An NJ Appeals Court has ordered the State school construction agency, the New Jersey Schools Development Authority (SDA), to quickly adopt rules to allow local urban school districts to take charge of designing and constructing new schools and repairing existing schools.
The rules are required to implement a 2007 amendment to the NJ school construction law – known as the Education Facilities and Construction Financing Act (EFCFA) — that would permit “delegation” of school facilities projects from the SDA to the urban districts. This means the districts could design, construct and complete their own school facilities projects in a more cost-effective and timely fashion, instead of the State, through the SDA, doing the work. Prior to the amendment, the districts were not allowed to undertake any school facilities projects directly, but had to wait for the SDA to decide if and when to carry out the projects.
Since Governor Chris Christie took office in January 2010, the SDA has not started any new, major school replacement and renovation projects in the SDA districts, even though the SDA had designated 52 major projects for funding and construction in a 2008 statewide capital plan. It also does not appear that the SDA has started or completed any of the 760 health and safety projects submitted by the districts to the SDA in June 2011 as “emergent projects.”
“The failure to adopt required rules for delegating projects to SDA districts is symptomatic of the Christie administration’s refusal to move school construction projects forward in an effective and timely manner, leaving thousands of students trapped in dangerous and dilapidated school buildings,” said David G. Sciarra, Executive Director of Education Law Center.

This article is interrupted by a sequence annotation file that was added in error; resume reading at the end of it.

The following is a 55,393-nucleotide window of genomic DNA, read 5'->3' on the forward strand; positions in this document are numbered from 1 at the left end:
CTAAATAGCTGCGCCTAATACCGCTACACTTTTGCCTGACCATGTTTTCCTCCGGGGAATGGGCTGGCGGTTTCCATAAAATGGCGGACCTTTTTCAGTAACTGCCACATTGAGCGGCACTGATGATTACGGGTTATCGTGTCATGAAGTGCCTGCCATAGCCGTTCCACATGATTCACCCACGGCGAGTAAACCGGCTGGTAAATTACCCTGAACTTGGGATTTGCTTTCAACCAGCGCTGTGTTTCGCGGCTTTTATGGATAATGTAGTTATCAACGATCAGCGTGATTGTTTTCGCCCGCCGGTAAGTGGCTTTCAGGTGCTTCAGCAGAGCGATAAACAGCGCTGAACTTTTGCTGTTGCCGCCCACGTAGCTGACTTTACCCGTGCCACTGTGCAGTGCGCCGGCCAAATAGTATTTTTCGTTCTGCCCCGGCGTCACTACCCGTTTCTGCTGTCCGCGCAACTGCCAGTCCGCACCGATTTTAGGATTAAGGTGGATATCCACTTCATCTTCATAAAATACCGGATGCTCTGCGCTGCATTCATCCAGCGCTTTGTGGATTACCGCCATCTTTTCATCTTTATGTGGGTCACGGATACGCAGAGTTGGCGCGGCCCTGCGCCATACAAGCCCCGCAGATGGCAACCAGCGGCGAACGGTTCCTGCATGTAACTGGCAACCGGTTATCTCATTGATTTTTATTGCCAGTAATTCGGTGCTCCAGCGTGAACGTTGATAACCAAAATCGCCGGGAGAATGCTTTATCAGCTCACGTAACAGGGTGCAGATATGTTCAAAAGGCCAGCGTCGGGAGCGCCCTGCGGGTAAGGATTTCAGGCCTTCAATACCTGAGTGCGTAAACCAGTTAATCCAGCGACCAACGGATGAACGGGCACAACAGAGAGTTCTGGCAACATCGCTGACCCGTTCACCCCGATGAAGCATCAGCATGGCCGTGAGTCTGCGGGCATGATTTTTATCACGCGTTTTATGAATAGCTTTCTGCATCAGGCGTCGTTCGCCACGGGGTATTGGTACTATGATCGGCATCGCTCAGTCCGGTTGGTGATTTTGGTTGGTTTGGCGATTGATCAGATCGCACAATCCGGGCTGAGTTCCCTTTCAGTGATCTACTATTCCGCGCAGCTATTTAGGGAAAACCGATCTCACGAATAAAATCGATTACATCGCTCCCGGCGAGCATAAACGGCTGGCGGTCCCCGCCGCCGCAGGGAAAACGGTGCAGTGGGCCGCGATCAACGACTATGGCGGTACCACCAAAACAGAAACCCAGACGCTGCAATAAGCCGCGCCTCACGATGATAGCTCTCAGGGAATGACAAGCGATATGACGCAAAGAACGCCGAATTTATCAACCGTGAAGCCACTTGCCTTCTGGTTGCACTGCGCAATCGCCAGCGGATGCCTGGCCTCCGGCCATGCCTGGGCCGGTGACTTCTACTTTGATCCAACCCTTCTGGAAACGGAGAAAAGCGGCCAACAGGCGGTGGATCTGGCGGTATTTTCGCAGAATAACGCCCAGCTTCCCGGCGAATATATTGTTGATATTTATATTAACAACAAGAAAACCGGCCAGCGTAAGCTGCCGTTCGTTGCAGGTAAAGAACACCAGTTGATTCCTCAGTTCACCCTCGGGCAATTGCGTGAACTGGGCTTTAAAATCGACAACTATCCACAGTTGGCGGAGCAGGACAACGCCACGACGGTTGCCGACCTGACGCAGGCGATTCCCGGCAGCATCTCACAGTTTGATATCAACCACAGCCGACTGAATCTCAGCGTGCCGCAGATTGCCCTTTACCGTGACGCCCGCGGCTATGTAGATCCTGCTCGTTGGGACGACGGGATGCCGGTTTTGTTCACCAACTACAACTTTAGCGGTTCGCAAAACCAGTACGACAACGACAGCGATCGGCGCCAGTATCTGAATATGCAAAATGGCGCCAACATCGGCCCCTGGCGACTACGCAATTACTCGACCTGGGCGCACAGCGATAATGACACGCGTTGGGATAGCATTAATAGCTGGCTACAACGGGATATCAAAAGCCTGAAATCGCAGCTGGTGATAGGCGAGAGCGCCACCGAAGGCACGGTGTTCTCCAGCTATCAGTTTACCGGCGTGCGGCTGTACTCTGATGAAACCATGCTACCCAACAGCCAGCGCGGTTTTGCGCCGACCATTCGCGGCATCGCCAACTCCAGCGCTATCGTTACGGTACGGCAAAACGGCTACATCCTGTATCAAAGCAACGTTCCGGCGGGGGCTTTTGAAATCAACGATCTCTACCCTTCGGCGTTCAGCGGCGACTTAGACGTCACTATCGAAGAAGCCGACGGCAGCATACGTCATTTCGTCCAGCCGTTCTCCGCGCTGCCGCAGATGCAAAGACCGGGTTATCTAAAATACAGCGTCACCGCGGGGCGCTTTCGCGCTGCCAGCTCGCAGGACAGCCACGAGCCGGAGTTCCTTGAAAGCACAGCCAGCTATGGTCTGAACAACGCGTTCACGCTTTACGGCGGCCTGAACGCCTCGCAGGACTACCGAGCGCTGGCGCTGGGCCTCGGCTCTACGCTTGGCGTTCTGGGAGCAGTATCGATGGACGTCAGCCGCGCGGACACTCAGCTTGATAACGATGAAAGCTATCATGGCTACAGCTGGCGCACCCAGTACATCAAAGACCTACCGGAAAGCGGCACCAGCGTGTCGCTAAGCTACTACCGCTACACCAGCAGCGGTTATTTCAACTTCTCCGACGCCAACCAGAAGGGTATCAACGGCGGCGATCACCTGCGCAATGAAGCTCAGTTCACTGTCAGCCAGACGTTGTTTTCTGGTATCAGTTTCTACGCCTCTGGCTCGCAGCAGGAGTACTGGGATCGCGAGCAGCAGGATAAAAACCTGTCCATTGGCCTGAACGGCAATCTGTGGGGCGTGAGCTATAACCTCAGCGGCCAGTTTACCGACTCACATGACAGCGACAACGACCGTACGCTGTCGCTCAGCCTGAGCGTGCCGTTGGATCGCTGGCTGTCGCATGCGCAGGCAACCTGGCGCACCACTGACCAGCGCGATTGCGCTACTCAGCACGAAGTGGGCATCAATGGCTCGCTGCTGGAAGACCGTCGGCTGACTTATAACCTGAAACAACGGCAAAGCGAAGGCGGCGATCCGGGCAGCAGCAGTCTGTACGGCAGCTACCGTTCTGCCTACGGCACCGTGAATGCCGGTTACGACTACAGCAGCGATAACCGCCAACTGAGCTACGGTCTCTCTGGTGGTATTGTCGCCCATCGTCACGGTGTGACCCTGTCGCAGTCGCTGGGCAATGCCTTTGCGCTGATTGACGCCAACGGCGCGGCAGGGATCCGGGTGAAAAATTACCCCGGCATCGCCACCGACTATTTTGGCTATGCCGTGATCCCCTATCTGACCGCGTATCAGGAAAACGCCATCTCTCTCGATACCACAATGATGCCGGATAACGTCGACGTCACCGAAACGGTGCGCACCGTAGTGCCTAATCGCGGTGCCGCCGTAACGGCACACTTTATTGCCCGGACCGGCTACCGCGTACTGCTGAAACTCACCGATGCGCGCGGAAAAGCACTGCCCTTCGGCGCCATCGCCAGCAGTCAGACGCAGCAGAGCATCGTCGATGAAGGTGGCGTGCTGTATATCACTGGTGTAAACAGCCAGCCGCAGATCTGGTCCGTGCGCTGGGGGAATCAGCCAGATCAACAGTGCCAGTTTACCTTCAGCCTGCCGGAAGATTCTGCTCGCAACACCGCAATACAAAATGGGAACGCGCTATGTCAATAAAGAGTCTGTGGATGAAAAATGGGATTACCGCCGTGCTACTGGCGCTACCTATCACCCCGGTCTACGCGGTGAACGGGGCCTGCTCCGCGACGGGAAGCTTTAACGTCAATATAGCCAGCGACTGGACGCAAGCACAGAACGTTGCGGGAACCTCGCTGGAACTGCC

In ordering the SDA to adopt rules delegating to districts the right to do their own projects, the Court noted that the Legislature set a firm deadline of August 2008 for adopting the rules, over three and a half years ago. The Court also underscored that the SDA had not presented any justification for ignoring the Legislature’s directives and could find “no apparent basis for continued delay.”
In addition to ordering the SDA to adopt the district delegation rules, the Court also took the unusual step of setting deadlines for action. Under the Court order, the SDA must adopt a previously proposed version of the rule by April 18, 2012. If the SDA decides to propose a new version of the rule, it must do so in thirty days and adopt the final rule in 90 days.
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